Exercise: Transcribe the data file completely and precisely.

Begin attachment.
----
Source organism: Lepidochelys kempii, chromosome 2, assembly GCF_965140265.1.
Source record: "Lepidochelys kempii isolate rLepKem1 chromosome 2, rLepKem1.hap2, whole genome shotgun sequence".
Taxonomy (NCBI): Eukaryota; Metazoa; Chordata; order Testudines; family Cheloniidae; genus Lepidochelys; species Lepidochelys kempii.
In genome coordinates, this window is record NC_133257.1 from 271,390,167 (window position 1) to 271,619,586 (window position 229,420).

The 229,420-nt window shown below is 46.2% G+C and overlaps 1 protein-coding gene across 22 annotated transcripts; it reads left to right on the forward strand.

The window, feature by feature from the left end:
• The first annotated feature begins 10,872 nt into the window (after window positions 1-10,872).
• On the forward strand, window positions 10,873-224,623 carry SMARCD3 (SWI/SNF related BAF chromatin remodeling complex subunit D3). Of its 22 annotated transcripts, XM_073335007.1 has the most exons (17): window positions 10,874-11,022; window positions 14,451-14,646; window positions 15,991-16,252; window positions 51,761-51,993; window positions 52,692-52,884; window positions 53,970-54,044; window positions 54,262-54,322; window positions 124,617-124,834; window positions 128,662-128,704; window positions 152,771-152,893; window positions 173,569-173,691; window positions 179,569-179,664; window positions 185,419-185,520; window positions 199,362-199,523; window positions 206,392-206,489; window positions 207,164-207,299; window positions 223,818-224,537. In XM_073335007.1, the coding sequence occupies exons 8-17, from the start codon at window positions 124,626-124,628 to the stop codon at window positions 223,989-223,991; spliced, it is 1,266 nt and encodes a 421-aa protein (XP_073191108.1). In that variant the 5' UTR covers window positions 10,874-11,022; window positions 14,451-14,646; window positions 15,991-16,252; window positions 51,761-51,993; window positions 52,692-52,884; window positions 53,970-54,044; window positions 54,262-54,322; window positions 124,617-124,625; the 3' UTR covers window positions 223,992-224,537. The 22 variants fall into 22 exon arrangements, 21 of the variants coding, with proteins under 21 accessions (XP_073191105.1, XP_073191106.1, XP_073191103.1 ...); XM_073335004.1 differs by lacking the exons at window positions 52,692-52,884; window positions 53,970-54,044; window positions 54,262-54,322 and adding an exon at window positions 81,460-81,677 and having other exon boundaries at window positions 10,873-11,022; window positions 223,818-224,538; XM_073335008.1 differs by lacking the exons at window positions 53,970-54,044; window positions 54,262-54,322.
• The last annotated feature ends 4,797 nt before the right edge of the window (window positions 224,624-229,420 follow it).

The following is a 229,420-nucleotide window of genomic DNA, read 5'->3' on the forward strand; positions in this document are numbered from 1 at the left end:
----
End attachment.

Source organism: Lepidochelys kempii, chromosome 2, assembly GCF_965140265.1.
Source record: "Lepidochelys kempii isolate rLepKem1 chromosome 2, rLepKem1.hap2, whole genome shotgun sequence".
Taxonomy (NCBI): Eukaryota; Metazoa; Chordata; order Testudines; family Cheloniidae; genus Lepidochelys; species Lepidochelys kempii.
In genome coordinates, this window is record NC_133257.1 from 271,390,167 (window position 1) to 271,619,586 (window position 229,420).

The 229,420-nt window shown below is 46.2% G+C and overlaps 1 protein-coding gene across 22 annotated transcripts; it reads left to right on the forward strand.

The window, feature by feature from the left end:
• The first annotated feature begins 10,872 nt into the window (after window positions 1-10,872).
• On the forward strand, window positions 10,873-224,623 carry SMARCD3 (SWI/SNF related BAF chromatin remodeling complex subunit D3). Of its 22 annotated transcripts, XM_073335007.1 has the most exons (17): window positions 10,874-11,022; window positions 14,451-14,646; window positions 15,991-16,252; window positions 51,761-51,993; window positions 52,692-52,884; window positions 53,970-54,044; window positions 54,262-54,322; window positions 124,617-124,834; window positions 128,662-128,704; window positions 152,771-152,893; window positions 173,569-173,691; window positions 179,569-179,664; window positions 185,419-185,520; window positions 199,362-199,523; window positions 206,392-206,489; window positions 207,164-207,299; window positions 223,818-224,537. In XM_073335007.1, the coding sequence occupies exons 8-17, from the start codon at window positions 124,626-124,628 to the stop codon at window positions 223,989-223,991; spliced, it is 1,266 nt and encodes a 421-aa protein (XP_073191108.1). In that variant the 5' UTR covers window positions 10,874-11,022; window positions 14,451-14,646; window positions 15,991-16,252; window positions 51,761-51,993; window positions 52,692-52,884; window positions 53,970-54,044; window positions 54,262-54,322; window positions 124,617-124,625; the 3' UTR covers window positions 223,992-224,537. The 22 variants fall into 22 exon arrangements, 21 of the variants coding, with proteins under 21 accessions (XP_073191105.1, XP_073191106.1, XP_073191103.1 ...); XM_073335004.1 differs by lacking the exons at window positions 52,692-52,884; window positions 53,970-54,044; window positions 54,262-54,322 and adding an exon at window positions 81,460-81,677 and having other exon boundaries at window positions 10,873-11,022; window positions 223,818-224,538; XM_073335008.1 differs by lacking the exons at window positions 53,970-54,044; window positions 54,262-54,322.
• The last annotated feature ends 4,797 nt before the right edge of the window (window positions 224,624-229,420 follow it).

The following is a 229,420-nucleotide window of genomic DNA, read 5'->3' on the forward strand; positions in this document are numbered from 1 at the left end: